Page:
A national transportation advocate in town for a public transit conference reports record public transportation participation and encourages Fort Worth to continue pursuing local alternatives.
“People believe in this stuff,” said Michael Melaniphy, president and CEO of the American Public Transportation Association, a public-private nonprofit organization representing all modes of public transportation.
Speaking at the Tarrant Regional Transportation Coalition’s May 6 monthly meeting in downtown, Melaniphy reported 10.8 billion passenger trips taken through public transportation in 2014, the highest number since 1956.
“What we do matters,” Melaniphy said.
That message underscored Melaniphy’s presentation, describing how several major cities are offering – and funding – public transit. From Dallas financing a Dallas Area Rapid Transit station near the Lancaster Urban Village to Denver and Phoenix financing their own systems, Melaniphy credited ingenuity and technology for reshaping the way the nation travels.
“You used to drive a car or ride a bus and that was it. Now it’s different,” said Melaniphy, pointing to commuter rail as an increasingly popular concept among many cities.
Speaking to the Fort Worth Business Press shortly before his presentation, Melaniphy acknowledged Fort Worth’s Trinity Railway Express in offering such an alternative. But he decline to comment on the planned bullet train between Dallas and Houston.
“I don’t have enough [information] to opine,” Melaniphy said. “APTA provides a national perspective on transportation issues, including high-speed rail, but we don’t involve ourselves on individual, specific projects.”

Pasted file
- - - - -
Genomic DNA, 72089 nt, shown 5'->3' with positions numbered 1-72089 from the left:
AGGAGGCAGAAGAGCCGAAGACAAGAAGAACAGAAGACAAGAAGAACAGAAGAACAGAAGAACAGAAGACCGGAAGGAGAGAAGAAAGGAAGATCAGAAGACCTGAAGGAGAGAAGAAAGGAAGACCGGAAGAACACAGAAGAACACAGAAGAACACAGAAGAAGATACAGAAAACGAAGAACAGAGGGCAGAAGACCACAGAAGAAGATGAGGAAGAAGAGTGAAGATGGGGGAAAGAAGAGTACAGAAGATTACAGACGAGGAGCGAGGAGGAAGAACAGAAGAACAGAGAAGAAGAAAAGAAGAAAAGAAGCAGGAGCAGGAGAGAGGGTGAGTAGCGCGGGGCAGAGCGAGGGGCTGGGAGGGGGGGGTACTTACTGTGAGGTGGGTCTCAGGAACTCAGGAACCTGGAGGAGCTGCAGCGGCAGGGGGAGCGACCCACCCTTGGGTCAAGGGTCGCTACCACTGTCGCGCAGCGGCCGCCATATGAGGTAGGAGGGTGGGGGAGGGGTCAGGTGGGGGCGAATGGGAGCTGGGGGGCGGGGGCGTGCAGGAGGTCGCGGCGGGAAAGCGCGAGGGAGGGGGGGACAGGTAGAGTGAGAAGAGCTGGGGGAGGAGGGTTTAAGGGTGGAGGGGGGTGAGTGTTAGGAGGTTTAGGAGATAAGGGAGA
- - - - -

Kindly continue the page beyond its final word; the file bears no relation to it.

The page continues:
The $12 billion project, which would be privately funded and overseen by Texas Central High-Speed Railway LLC, has faced legislative challenges and recent opposition by some residents living along the railway’s potential routes.
Melaniphy agrees with several Fort Worth officials who have cited transportation infrastructure as essential for luring new companies to town and encouraging existing firms to expand.
“It’s really about looking at our country in a global competitiveness format,” Melaniphy said.
“In a knowledge-basis economy, it’s easy to move your company to another city in another state,” said Melaniphy, emphasizing the need to provide a travel infrastructure appealing to the Millennial generation wanting to send emails or relax over social media while riding public transportation to work.
“It’s critical to being competitive,” Melaniphy.
Before living atop a transit station in Washington, D.C., where he currently resides, Melaniphy remembers driving 1.5 hours a day to work in his truck.
“I live car-free in Washington, D.C. I really try to walk that walk,” Melaniphy said.